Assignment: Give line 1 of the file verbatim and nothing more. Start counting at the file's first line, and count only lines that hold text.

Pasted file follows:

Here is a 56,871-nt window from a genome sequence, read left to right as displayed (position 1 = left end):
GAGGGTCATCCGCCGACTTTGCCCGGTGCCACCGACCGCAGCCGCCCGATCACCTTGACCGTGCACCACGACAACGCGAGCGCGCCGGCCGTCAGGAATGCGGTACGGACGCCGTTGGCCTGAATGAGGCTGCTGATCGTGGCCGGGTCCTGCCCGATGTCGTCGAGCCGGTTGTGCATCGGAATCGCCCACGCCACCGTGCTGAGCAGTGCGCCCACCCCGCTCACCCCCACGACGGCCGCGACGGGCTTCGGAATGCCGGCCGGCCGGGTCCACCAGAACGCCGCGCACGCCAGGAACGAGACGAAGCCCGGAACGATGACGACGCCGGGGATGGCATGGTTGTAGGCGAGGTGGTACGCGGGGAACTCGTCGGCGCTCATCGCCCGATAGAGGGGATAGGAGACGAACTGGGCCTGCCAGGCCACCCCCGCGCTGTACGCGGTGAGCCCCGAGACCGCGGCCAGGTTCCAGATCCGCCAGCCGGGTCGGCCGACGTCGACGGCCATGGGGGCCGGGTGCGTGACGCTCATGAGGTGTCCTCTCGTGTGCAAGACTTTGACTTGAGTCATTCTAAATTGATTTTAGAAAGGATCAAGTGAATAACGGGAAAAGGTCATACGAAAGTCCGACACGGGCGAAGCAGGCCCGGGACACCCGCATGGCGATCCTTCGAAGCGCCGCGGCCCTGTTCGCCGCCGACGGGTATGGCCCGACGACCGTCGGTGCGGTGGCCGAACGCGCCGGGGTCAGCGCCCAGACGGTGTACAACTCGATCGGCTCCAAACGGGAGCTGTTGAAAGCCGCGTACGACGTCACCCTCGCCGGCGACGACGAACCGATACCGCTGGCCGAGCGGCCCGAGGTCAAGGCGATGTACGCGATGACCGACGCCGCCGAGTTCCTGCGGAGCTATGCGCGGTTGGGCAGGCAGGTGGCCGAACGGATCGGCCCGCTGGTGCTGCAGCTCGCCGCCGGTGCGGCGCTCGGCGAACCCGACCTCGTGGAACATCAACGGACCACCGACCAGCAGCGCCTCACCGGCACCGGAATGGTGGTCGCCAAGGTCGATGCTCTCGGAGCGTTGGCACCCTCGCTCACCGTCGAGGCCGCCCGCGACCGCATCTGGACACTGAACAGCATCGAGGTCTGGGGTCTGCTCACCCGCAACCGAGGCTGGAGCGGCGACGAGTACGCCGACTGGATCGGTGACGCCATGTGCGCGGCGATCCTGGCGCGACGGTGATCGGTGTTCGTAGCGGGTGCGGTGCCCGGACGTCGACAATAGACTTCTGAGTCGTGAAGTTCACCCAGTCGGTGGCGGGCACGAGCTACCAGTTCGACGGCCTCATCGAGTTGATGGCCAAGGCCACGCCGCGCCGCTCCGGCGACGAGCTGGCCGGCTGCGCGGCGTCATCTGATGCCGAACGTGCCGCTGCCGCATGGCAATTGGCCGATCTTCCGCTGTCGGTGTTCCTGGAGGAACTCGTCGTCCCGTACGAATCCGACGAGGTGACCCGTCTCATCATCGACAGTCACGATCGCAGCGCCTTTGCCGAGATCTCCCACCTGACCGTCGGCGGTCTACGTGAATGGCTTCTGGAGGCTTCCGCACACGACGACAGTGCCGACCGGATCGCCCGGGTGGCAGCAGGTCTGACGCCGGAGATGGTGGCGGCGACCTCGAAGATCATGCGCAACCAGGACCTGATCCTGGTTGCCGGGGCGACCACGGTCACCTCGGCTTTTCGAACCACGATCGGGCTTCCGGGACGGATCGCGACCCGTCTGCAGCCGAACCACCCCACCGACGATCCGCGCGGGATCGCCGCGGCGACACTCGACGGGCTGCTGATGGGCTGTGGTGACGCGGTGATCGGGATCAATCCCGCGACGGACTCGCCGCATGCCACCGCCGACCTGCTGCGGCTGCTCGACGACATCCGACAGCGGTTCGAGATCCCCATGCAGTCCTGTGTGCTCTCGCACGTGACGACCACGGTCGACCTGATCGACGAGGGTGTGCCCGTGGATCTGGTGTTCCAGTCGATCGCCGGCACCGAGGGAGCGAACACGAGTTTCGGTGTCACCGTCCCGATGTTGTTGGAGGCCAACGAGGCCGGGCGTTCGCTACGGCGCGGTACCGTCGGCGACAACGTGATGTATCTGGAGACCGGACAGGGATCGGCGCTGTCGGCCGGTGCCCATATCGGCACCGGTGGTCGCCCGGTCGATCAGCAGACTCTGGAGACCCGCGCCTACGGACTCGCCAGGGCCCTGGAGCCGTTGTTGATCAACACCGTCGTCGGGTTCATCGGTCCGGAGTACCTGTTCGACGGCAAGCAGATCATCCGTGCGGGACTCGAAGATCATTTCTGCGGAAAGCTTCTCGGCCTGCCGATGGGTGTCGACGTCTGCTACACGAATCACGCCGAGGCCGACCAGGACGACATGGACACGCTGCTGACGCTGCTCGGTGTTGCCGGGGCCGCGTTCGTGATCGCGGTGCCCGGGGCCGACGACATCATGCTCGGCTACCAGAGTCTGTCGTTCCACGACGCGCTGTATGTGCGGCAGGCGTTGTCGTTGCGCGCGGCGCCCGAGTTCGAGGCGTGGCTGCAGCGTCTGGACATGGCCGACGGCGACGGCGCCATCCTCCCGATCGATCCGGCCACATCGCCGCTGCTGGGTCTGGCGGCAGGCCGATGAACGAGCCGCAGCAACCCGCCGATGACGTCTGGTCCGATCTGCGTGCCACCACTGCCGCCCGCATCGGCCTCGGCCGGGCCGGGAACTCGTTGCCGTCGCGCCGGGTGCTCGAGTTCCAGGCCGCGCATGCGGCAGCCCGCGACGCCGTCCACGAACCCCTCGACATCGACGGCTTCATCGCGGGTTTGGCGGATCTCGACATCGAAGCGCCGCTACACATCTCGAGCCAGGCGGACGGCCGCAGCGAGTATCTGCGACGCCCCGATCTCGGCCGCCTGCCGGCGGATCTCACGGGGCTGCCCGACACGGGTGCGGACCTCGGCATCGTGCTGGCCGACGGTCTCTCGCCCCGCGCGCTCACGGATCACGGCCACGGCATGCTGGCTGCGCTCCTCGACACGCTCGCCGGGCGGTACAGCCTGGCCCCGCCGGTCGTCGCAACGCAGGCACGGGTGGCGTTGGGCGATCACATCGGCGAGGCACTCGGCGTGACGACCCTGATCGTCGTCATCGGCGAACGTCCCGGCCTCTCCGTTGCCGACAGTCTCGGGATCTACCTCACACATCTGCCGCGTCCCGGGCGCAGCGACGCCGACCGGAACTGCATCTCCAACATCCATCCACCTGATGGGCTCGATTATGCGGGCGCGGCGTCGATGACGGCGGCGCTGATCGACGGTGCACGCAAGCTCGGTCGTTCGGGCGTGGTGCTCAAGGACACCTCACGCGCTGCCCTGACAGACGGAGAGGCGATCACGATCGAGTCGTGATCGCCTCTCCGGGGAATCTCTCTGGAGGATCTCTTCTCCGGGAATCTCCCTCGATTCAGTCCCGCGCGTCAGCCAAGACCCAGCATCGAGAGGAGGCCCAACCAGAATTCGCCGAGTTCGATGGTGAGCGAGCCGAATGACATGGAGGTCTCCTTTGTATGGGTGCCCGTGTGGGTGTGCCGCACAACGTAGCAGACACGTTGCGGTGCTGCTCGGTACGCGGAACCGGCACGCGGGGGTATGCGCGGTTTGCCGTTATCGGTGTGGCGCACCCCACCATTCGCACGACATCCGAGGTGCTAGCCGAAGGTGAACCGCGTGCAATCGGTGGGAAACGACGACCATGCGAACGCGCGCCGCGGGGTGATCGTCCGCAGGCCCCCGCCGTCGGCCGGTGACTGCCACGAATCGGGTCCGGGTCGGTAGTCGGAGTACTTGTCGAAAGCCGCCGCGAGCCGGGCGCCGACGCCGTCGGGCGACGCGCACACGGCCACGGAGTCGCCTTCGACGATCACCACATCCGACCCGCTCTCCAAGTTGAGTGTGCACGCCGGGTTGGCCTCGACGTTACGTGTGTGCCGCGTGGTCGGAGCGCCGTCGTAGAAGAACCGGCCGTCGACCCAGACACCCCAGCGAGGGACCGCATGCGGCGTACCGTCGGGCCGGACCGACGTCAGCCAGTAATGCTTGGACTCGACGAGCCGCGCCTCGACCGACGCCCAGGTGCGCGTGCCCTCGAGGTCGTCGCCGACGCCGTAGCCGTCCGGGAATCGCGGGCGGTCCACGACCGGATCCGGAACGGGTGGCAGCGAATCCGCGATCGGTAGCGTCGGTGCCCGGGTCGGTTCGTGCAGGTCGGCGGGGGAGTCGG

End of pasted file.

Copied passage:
Here is a 56,871-nt window from a genome sequence, read left to right as displayed (position 1 = left end):